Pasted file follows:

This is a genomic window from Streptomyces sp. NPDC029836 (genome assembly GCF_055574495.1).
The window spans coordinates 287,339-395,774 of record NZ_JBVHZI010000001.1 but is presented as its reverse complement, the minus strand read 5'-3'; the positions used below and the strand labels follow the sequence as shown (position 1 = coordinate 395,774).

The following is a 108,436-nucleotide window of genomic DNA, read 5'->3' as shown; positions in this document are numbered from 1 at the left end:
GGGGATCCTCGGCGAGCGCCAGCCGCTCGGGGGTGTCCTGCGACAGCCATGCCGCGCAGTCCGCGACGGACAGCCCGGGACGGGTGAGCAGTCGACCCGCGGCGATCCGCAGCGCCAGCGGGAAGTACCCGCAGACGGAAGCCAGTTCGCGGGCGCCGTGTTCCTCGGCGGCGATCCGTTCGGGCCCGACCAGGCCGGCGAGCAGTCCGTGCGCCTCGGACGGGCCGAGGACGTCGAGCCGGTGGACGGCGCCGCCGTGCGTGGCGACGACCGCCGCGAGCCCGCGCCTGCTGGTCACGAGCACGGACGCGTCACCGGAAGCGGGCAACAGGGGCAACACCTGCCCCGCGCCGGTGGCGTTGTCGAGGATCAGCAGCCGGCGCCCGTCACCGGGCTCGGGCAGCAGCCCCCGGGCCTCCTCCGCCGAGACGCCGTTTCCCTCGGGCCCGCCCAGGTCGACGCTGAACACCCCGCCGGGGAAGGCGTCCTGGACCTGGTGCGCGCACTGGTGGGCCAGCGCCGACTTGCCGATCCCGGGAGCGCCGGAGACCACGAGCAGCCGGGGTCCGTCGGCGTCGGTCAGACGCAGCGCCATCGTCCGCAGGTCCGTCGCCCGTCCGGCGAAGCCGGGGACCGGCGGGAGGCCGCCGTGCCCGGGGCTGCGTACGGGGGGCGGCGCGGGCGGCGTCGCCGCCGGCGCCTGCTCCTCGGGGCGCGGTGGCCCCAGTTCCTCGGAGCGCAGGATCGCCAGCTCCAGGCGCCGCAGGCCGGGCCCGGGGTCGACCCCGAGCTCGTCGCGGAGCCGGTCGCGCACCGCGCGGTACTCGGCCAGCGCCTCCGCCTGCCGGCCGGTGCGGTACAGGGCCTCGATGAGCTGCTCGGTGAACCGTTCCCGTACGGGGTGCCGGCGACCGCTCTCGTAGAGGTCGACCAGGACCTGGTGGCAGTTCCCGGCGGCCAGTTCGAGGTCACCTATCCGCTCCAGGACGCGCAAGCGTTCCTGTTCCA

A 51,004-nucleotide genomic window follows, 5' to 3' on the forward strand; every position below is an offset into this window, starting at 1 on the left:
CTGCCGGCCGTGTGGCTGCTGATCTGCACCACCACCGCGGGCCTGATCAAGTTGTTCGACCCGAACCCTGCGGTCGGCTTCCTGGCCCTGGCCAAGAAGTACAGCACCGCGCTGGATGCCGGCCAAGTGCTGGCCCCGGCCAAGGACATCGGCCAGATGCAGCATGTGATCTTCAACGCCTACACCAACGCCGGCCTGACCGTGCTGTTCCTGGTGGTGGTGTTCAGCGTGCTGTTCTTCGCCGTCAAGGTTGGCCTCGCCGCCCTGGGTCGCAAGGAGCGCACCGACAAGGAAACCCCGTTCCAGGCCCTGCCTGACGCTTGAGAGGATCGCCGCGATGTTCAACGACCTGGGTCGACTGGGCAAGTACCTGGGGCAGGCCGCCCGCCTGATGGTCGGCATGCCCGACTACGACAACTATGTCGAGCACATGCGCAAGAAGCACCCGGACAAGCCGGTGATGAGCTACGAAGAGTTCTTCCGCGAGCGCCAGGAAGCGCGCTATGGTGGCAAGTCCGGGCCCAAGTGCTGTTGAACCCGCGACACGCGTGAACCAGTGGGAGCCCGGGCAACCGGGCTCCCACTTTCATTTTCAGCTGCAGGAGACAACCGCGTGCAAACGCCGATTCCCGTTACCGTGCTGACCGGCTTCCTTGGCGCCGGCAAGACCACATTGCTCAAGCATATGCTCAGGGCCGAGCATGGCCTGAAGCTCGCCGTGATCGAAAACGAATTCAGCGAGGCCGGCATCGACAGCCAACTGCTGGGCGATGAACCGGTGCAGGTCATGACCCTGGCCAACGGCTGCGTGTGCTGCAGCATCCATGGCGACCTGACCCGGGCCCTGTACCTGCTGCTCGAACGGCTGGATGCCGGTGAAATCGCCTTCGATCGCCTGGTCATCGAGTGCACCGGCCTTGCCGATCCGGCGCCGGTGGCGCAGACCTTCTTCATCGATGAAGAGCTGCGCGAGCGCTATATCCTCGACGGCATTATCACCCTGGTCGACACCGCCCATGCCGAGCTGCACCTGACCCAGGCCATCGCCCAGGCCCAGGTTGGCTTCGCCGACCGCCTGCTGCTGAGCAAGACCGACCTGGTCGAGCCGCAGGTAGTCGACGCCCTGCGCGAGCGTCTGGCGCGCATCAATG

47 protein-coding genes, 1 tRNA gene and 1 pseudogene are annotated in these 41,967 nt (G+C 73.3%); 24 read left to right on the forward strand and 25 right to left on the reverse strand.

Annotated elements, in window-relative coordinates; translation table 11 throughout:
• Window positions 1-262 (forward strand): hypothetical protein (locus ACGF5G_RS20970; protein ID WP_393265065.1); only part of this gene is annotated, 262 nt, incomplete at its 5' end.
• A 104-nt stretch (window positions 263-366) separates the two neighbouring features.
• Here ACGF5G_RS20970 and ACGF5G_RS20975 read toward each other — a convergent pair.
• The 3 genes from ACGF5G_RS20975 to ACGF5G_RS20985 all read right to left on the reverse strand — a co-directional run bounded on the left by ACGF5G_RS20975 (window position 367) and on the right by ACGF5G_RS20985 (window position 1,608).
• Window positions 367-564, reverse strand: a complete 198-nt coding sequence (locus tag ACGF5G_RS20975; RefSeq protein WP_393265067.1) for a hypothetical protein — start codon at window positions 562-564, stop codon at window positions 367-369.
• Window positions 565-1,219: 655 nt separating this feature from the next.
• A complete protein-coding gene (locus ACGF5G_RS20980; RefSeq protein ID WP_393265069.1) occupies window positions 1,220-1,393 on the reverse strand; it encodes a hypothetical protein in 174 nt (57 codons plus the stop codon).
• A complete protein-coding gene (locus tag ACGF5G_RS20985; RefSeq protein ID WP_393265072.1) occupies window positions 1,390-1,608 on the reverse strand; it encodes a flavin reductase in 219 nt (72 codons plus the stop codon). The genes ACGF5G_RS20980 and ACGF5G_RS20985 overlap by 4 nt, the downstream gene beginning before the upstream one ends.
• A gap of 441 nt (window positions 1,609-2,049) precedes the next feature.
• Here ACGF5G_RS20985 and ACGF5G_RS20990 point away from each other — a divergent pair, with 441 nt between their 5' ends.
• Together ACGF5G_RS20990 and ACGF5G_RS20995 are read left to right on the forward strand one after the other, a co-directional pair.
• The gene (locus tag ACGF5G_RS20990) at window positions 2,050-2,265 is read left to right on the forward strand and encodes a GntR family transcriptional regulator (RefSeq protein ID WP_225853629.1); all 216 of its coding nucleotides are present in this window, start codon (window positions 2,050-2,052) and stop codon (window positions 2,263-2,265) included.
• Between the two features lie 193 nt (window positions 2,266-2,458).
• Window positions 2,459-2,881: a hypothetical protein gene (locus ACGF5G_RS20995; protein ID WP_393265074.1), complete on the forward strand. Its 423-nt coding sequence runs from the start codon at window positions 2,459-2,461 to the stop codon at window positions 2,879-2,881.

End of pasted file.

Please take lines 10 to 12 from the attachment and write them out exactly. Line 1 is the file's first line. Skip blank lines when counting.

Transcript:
• A 104-nt stretch (window positions 263-366) separates the two neighbouring features.
• Here ACGF5G_RS20970 and ACGF5G_RS20975 read toward each other — a convergent pair.
• The 3 genes from ACGF5G_RS20975 to ACGF5G_RS20985 all read right to left on the reverse strand — a co-directional run bounded on the left by ACGF5G_RS20975 (window position 367) and on the right by ACGF5G_RS20985 (window position 1,608).